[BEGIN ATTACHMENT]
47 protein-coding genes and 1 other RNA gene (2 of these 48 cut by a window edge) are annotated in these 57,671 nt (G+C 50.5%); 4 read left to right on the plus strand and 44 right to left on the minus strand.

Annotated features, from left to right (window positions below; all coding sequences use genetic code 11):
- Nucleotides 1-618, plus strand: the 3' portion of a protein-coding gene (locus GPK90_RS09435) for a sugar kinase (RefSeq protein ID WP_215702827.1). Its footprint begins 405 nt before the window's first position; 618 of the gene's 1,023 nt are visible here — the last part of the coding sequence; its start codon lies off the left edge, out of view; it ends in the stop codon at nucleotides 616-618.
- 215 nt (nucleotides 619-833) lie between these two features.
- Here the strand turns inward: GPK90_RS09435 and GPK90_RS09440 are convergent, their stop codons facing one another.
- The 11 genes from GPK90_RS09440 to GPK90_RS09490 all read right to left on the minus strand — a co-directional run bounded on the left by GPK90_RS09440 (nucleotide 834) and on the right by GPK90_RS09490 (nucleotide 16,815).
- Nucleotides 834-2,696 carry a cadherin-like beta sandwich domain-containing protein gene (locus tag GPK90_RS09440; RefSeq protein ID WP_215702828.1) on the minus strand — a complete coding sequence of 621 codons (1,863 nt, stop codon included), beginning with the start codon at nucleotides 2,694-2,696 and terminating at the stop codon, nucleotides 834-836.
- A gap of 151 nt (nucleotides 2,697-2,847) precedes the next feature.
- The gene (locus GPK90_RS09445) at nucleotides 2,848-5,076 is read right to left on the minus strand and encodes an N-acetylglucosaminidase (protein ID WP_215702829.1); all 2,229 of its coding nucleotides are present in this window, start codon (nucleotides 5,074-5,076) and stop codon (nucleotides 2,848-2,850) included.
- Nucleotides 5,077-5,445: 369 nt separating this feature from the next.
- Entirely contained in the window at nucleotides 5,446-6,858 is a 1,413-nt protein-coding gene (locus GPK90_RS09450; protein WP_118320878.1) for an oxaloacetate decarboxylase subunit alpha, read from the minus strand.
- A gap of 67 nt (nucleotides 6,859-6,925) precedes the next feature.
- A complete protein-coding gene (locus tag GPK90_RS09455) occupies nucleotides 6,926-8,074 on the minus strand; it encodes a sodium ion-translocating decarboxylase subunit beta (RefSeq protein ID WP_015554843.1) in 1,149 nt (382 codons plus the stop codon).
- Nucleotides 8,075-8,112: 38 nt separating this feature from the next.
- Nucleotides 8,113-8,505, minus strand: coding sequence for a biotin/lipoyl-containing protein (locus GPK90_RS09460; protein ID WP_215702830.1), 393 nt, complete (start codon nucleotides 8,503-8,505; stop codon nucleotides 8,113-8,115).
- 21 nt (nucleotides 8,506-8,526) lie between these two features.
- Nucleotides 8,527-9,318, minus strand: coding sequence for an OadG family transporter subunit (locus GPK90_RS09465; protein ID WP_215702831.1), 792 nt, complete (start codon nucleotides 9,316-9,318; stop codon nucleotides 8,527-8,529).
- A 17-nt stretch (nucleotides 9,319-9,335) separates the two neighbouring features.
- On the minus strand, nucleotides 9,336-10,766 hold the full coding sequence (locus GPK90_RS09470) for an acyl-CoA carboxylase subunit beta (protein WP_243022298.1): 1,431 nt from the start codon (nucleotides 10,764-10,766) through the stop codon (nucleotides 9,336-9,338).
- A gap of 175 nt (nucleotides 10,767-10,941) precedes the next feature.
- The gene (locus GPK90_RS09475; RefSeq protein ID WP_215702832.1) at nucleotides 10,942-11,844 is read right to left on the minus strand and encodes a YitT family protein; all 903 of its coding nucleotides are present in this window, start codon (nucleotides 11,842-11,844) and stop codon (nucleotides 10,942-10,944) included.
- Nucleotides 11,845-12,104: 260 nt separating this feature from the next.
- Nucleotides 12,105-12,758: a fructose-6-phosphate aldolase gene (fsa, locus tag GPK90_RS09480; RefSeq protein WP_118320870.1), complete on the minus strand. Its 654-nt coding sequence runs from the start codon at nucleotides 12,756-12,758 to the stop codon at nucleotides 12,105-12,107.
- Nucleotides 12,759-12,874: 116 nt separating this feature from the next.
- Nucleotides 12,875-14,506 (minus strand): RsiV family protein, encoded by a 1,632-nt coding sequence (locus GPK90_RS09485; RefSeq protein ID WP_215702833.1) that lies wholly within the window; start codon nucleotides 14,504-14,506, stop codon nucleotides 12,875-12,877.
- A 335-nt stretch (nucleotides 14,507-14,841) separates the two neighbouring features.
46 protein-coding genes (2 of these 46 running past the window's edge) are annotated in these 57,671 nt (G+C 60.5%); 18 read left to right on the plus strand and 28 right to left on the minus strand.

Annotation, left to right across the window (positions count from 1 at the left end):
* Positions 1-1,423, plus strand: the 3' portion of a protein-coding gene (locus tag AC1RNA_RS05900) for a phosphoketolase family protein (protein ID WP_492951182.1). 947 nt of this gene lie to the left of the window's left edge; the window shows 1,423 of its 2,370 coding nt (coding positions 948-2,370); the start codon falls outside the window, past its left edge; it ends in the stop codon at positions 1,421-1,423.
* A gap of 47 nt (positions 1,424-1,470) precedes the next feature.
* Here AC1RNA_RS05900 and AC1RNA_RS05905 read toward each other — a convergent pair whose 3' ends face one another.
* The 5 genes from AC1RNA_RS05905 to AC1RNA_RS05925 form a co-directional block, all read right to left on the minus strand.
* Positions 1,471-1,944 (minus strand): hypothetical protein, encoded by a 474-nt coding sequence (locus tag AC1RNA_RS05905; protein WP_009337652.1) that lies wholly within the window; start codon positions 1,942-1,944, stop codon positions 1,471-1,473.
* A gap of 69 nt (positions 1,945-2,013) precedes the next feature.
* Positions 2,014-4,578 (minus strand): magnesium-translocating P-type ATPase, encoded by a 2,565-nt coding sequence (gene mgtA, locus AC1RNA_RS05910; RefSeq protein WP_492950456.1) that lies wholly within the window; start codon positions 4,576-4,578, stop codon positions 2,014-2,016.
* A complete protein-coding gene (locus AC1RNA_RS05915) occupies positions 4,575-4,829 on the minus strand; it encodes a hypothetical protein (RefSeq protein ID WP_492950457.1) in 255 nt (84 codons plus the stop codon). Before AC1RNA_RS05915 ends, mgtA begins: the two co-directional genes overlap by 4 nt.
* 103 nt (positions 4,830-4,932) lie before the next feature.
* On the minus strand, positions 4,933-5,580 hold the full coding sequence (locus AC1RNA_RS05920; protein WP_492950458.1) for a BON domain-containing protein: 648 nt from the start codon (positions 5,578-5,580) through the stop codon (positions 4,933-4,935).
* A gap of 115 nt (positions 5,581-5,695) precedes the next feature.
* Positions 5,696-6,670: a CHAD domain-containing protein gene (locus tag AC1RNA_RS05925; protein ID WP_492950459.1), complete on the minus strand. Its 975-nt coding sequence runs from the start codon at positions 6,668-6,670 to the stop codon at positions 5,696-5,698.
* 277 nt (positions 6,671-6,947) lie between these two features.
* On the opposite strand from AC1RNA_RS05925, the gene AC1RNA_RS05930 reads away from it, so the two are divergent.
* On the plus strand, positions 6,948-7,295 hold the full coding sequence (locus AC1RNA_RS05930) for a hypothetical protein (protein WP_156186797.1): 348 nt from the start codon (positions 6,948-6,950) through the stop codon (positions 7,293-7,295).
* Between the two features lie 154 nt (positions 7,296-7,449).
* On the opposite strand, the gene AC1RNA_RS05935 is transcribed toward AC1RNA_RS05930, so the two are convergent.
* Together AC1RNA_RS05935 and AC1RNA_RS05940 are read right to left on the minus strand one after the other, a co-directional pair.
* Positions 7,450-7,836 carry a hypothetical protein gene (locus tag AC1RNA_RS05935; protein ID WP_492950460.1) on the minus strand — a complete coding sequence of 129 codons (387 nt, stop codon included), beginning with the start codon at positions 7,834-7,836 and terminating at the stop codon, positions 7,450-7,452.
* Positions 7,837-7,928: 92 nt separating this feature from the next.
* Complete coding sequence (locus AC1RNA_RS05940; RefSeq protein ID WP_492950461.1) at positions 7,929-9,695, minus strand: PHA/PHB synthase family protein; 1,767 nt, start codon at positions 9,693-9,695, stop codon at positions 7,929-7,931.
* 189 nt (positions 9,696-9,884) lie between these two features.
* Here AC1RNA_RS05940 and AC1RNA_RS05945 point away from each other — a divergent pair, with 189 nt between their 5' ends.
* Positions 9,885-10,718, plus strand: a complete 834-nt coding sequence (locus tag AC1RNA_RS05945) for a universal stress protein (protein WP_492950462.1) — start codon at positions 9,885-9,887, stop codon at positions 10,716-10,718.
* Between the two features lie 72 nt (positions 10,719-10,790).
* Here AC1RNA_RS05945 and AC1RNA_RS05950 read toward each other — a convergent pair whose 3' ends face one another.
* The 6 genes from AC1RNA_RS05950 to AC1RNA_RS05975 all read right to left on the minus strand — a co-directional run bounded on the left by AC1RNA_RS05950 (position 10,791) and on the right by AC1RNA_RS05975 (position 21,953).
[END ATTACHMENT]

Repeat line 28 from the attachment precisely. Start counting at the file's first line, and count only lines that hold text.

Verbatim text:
Annotation, left to right across the window (positions count from 1 at the left end):